March 26, 2019 | Connor Bechler

Three students examine a globe while a fourth student searches behind a lifted poster on the wall.

As quiet electronic music pulsed and the digits of a digital timer ticked down ominously towards zero, several students frenetically circled the slightly dim room, scanning every surface. A mix of everyday and bizarre objects were placed around the room: a gumball machine, a glowing tube, five cryptic wall hangings, a large “Go Knights” poster, three circuit boards, and several combination-locked metal boxes.

A couple of other students sat at a nearby table, hurriedly crunching through a series of mathematical problems as their team members searched for clues. Discovered codes and clues were scribbled on the whiteboard behind the table, and with nine and a half minutes remaining, the group of seven solved the final puzzle, revealing the “virus” for which they had been searching: a tangled mass of circuitry and wires with a cartoonish face. Victorious, they pushed the digital timer’s large red button.

Cultivating competency

This escape room—a converted smart classroom in the library basement—is part of a Calvin LifeWork module for sophomore students, intended to help them develop teamwork skills.

“A lot of Calvin LifeWork is structured around helping students develop their career competencies, the soft skills that employers want to see in job candidates,” said David Wilstermann, the Calvin LifeWork program analyst who devised the escape room. “Teamwork is one of those core competencies.”

“Teamwork is fascinating to me because while there are individual skills needed, teams also must have a diverse range of skills to be effective,” Wilstermann said. “The escape room highlights this need for diverse skills and perspectives—there are some tasks you can’t do by yourself, and part of teamwork is to know when to ask for help.”

Wilstermann noted that during February and March about 500 students went through the escape room. Prior to going through the room, students took a teamwork assessment scoring their ability to be a “team player” and read materials on teamwork drawing from research by management consultants and major companies, such as Google. After going through the room, students debriefed with Calvin LifeWork staff to integrate the content with the activity, discussing critical issues like the importance of psychological safety in group settings.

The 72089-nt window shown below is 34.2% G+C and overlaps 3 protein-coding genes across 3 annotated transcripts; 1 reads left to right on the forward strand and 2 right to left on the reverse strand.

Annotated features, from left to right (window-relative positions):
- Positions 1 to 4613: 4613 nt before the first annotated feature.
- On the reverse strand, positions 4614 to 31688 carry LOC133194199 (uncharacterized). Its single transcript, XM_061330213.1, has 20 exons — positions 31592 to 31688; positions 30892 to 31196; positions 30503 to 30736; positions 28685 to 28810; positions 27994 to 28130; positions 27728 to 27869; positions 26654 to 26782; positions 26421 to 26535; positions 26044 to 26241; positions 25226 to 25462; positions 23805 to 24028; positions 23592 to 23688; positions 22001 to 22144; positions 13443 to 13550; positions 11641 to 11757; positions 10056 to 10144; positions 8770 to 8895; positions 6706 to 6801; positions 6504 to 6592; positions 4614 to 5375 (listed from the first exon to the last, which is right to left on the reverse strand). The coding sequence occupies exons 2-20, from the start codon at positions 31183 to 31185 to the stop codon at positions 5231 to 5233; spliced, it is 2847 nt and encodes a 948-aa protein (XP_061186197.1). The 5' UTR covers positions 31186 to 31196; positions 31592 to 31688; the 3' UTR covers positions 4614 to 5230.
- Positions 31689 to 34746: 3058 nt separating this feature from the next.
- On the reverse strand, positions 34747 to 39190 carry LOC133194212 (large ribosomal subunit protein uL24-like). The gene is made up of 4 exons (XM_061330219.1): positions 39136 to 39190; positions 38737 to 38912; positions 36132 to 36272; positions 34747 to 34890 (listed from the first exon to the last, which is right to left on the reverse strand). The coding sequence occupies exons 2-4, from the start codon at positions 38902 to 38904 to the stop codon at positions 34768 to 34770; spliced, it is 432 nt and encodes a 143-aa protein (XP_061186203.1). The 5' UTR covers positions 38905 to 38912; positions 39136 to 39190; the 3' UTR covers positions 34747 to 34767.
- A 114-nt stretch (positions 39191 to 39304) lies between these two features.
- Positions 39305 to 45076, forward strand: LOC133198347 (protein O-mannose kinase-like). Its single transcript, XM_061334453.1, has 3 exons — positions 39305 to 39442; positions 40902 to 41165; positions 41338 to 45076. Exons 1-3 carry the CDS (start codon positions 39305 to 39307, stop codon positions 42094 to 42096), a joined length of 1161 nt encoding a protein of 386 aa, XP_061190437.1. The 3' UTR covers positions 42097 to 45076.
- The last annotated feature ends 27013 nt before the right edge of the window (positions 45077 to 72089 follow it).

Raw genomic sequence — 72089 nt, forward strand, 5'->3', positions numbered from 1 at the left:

Effective together

To supplement the module, Career Center staff are planning a video conference with several Calvin graduates who work at Google, sharing their stories about Google’s unique and successful culture.

“Much of the content is future-oriented, which can be a challenge for students because they may not fully realize the value in what we’re teaching until after they graduate,” said Wilstermann. “We’re helping students learn key life skills that aren’t typically taught in a systemized way through higher education.”

“I was a little worried about how it would work out, as I’ve done real escape rooms before, but it was good,” said Allison Vandenberg, one of the seven students, who is studying nursing. “I liked that it was hands on, and not on a computer.”

Renee Miller, an interdisciplinary student studying architecture, noted that the exercise led her group to think strategically: “We split up really quickly into groups of two, and the groups were very efficient and worked well together.

“It was a nice change that this module got us to work with other people,” she added.

Calvin LifeWork extends thanks to The Ruse Escape Rooms for their assistance and suggestions, as well as Calvin Information Technology for their loan of the room.


The Class of 2017:

Employed or in grad school (99.4%)

Working in 29 states and 13 countries

Attending 91 different grad schools

Had at least one internship during college (84%)

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